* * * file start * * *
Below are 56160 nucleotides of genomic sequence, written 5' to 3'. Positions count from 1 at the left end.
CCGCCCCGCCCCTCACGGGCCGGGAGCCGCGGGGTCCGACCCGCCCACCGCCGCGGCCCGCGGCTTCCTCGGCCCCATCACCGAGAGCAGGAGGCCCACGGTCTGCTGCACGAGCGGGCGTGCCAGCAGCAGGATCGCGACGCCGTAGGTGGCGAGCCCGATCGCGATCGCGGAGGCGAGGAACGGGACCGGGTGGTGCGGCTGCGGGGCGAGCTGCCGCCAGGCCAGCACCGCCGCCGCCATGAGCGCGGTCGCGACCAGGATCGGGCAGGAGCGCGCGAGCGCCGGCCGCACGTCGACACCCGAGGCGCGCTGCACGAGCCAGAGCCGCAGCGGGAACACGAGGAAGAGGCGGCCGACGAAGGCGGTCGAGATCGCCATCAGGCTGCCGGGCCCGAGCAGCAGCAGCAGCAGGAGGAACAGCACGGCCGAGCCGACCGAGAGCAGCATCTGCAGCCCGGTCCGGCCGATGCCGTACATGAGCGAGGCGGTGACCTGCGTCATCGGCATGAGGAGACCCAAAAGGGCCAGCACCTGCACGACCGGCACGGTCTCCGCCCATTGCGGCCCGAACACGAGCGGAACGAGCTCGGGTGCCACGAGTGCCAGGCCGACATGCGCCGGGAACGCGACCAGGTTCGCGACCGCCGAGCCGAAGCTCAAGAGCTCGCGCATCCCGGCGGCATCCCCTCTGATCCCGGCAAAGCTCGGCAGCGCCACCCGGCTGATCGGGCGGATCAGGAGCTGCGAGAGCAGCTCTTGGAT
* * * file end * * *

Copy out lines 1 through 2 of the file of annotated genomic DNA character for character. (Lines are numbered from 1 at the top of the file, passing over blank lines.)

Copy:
Below are 56160 nucleotides of genomic sequence, written 5' to 3'. Positions count from 1 at the left end.
CCGCCCCGCCCCTCACGGGCCGGGAGCCGCGGGGTCCGACCCGCCCACCGCCGCGGCCCGCGGCTTCCTCGGCCCCATCACCGAGAGCAGGAGGCCCACGGTCTGCTGCACGAGCGGGCGTGCCAGCAGCAGGATCGCGACGCCGTAGGTGGCGAGCCCGATCGCGATCGCGGAGGCGAGGAACGGGACCGGGTGGTGCGGCTGCGGGGCGAGCTGCCGCCAGGCCAGCACCGCCGCCGCCATGAGCGCGGTCGCGACCAGGATCGGGCAGGAGCGCGCGAGCGCCGGCCGCACGTCGACACCCGAGGCGCGCTGCACGAGCCAGAGCCGCAGCGGGAACACGAGGAAGAGGCGGCCGACGAAGGCGGTCGAGATCGCCATCAGGCTGCCGGGCCCGAGCAGCAGCAGCAGCAGGAGGAACAGCACGGCCGAGCCGACCGAGAGCAGCATCTGCAGCCCGGTCCGGCCGATGCCGTACATGAGCGAGGCGGTGACCTGCGTCATCGGCATGAGGAGACCCAAAAGGGCCAGCACCTGCACGACCGGCACGGTCTCCGCCCATTGCGGCCCGAACACGAGCGGAACGAGCTCGGGTGCCACGAGTGCCAGGCCGACATGCGCCGGGAACGCGACCAGGTTCGCGACCGCCGAGCCGAAGCTCAAGAGCTCGCGCATCCCGGCGGCATCCCCTCTGATCCCGGCAAAGCTCGGCAGCGCCACCCGGCTGATCGGGCGGATCAGGAGCTGCGAGAGCAGCTCTTGGAT